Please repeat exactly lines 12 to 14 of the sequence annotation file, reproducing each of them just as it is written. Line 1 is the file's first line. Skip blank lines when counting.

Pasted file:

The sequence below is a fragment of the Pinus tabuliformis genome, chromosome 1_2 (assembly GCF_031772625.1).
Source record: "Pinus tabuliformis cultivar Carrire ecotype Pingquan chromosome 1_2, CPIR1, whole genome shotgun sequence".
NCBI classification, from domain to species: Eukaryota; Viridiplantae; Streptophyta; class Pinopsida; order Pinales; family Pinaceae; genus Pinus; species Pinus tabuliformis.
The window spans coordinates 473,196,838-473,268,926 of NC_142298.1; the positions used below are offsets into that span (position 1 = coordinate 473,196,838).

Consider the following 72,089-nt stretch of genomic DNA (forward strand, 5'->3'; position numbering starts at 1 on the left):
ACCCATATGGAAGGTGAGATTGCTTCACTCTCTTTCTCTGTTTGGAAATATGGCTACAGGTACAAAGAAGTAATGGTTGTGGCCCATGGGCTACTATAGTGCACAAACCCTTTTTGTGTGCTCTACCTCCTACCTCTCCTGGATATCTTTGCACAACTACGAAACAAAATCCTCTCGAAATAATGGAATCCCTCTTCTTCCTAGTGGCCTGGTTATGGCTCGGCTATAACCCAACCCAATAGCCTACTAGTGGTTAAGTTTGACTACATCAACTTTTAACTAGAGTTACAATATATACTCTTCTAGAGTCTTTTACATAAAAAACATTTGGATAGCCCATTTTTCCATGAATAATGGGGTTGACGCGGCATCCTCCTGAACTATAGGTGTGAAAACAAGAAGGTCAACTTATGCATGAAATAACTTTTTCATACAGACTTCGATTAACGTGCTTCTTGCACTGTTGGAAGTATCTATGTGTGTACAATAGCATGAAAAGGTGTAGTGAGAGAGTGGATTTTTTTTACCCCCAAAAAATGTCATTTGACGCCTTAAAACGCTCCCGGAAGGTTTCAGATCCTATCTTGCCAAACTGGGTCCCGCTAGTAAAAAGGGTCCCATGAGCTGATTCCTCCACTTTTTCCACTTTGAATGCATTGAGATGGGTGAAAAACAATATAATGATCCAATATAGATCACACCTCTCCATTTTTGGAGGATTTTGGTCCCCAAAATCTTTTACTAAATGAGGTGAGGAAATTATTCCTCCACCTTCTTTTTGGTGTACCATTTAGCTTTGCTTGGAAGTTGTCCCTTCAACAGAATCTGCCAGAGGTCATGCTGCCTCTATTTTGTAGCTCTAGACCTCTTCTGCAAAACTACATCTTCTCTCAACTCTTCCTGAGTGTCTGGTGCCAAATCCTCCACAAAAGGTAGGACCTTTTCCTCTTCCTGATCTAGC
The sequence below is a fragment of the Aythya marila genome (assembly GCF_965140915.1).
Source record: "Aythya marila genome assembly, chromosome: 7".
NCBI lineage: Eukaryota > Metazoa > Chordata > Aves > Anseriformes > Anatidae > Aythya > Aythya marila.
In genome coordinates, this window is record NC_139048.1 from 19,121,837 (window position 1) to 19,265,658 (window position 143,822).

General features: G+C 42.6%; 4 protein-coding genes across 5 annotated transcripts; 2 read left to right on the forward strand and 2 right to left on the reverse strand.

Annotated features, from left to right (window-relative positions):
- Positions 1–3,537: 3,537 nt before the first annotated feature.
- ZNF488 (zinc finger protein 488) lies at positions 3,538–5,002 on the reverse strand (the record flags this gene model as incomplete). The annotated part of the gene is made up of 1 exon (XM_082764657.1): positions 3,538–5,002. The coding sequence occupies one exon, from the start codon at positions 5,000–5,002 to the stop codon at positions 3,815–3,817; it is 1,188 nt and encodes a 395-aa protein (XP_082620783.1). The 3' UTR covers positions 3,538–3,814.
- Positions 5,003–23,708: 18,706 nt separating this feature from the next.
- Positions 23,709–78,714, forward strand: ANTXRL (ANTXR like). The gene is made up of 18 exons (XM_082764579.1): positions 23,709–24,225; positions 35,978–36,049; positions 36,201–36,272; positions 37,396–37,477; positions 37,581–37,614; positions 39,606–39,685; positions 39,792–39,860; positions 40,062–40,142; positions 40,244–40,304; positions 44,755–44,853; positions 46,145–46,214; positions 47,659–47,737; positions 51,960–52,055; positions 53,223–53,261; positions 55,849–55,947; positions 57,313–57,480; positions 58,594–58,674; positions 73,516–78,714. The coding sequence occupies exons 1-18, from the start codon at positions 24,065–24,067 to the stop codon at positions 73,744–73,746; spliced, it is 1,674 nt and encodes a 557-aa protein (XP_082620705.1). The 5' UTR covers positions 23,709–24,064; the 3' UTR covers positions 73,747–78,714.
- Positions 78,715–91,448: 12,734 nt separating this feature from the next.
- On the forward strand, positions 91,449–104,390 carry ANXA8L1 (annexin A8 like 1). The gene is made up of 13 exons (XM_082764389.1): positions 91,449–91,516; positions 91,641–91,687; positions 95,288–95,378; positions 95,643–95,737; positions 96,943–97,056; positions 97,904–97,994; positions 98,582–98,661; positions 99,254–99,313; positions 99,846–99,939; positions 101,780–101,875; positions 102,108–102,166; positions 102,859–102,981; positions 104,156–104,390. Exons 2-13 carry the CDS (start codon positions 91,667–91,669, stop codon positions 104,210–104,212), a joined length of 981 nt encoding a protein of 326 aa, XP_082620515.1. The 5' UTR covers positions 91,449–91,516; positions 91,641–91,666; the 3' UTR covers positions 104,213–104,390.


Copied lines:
Annotated features, from left to right (window-relative positions):
- Positions 1–3,537: 3,537 nt before the first annotated feature.
- ZNF488 (zinc finger protein 488) lies at positions 3,538–5,002 on the reverse strand (the record flags this gene model as incomplete). The annotated part of the gene is made up of 1 exon (XM_082764657.1): positions 3,538–5,002. The coding sequence occupies one exon, from the start codon at positions 5,000–5,002 to the stop codon at positions 3,815–3,817; it is 1,188 nt and encodes a 395-aa protein (XP_082620783.1). The 3' UTR covers positions 3,538–3,814.